According to the latest English Private Landlord Survey, more than half of landlords in England don’t use letting agents to manage their properties. However, Just Landlords is reminding investors of how agents can bring them peace of mind.
Since plans were announced for a ban on tenant fees, talk has been rife within the private rental sector on how landlords may stop using letting agents, if agencies charge their landlord clients higher costs in order to recoup lost income.
Now that the Tenant Fees Bill has been scheduled for introduction on 1st June 2019, landlords and letting agents alike will be preparing for a post-tenant fees industry.
Before you jump straight to abandoning your letting agent, however, Just Landlords is urging investors to consider how much peace of mind an agent can bring to their lettings businesses:
Deal with payments
Of course, a landlord’s investment relies on the receipt of monthly rental income from tenants. Missing out on these payments or suffering delays, therefore, can not only cause financial difficulty for those with mortgages or high maintenance costs, but can also bring on a great deal of stress.
Having to chase your tenants for any late or missed rent can make the situation more stressful for you as the landlord, so having a letting agent deal with rent payments will make the process much easier.
Keep you up to date
There are currently around 150 laws that landlords must comply with – it is therefore incredibly difficult to stay up to date with all of your legal responsibilities. At the same time, the Government doesn’t seem to be slowing down with requirements for those letting property.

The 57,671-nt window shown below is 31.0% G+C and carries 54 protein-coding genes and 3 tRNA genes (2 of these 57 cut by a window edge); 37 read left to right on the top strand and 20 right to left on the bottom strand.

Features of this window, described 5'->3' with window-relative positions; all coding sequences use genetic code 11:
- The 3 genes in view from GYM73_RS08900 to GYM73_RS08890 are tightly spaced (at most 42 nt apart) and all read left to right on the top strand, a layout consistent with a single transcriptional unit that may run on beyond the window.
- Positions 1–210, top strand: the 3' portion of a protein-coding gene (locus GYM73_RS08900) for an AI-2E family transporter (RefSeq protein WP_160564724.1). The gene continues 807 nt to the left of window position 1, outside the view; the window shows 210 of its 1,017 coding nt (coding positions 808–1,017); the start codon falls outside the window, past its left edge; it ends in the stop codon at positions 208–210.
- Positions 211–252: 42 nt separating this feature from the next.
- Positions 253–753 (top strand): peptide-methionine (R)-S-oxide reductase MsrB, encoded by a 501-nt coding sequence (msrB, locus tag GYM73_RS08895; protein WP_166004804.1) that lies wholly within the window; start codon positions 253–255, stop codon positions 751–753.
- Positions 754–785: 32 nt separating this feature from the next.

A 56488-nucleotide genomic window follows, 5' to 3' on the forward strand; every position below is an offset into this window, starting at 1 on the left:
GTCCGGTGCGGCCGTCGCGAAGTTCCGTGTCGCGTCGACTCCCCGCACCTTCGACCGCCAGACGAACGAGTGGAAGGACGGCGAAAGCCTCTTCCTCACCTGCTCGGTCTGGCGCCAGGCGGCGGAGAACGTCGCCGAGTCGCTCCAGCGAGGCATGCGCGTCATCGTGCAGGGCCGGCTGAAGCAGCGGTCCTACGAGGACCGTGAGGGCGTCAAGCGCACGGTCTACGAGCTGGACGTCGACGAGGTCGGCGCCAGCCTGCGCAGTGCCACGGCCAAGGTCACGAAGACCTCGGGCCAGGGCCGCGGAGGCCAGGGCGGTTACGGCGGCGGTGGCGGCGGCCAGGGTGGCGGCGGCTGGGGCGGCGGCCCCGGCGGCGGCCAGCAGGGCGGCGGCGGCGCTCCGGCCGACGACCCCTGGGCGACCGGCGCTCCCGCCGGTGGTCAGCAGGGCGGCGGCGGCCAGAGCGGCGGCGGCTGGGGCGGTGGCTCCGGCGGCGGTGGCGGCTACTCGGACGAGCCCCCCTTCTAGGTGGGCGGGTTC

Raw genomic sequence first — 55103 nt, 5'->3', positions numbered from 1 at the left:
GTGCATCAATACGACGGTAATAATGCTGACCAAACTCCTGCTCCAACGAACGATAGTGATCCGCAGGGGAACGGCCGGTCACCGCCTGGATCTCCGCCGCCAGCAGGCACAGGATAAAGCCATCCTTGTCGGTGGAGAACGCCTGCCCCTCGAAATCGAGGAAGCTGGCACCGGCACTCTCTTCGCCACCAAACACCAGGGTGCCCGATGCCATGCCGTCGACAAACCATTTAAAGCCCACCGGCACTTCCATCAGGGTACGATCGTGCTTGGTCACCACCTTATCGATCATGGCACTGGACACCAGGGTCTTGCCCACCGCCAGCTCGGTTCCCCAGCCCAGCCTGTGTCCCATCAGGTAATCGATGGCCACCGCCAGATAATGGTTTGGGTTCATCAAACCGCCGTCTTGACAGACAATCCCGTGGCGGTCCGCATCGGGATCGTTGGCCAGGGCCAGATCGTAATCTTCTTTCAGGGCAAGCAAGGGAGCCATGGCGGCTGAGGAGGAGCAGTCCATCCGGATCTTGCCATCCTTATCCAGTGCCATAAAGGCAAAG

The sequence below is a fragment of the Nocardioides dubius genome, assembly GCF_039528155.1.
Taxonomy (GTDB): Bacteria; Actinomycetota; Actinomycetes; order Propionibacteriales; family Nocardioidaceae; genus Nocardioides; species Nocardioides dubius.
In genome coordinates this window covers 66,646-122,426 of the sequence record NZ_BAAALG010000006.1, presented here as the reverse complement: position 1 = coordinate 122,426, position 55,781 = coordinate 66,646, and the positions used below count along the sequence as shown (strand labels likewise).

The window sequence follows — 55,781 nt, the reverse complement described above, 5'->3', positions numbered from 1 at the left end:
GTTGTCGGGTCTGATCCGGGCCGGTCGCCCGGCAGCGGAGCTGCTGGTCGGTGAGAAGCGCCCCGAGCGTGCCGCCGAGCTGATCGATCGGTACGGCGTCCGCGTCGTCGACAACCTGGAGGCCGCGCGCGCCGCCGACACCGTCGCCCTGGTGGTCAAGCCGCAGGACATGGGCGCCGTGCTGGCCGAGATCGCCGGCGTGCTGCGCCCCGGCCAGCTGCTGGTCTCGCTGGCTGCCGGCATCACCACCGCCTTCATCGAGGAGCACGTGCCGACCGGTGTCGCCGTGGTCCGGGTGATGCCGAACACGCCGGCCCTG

If you choose a fully managed service from your letting agent, then they will most likely complete all of these duties on your behalf, such as immigration checks on all prospective tenants. However, be aware that it is ultimately your responsibility to ensure that you are compliant with the law.
Manage tenant relationships
It is not purely rent payments that your letting agent will contact your tenants for; they will deal with the day-to-day management of the tenancy, including any contact that your tenant needs to make with the agency/yourself.
This includes the beginning, duration and end of the tenancy, so you can leave the hard work to your letting agent – no more finding new tenants, drawing up agreements, check-ins/check-outs, or phone calls in the middle of the night for a maintenance issue.
This is a particularly important point if you own several rental properties, as keeping all of the paperwork for each tenancy organised can be a nightmare (especially when it’s advised that you keep a copy of all communications in writing).
Your letting agent will keep a file for each tenancy, so that you can check that everything is as it should be and you have all of the documentation required. Again, you should look to review this at regular intervals throughout the tenancy, to make sure that the letting agent is doing their job properly.
Arrange maintenance and inspections
Part of managing the day-to-day running of your lettings business is to arrange any maintenance work required on the property and complete periodic inspections. This can be time-consuming, particularly if letting property is not your full-time job. A letting agent can manage these tasks on your behalf.
Between you and the letting agent, come up with a plan for maintenance problems and inspections, as you may wish to arrange work yourself. If not, they will be able to put a process in place to remove any stress on your part.
Although letting agents, of course, cost money (and they may cost more in the future if they put their fees up for landlords), the amount of peace of mind that they can bring to investors can be invaluable.
Before making the decision to stop using an agent, be sure to assess how useful they can be to managing your lettings business.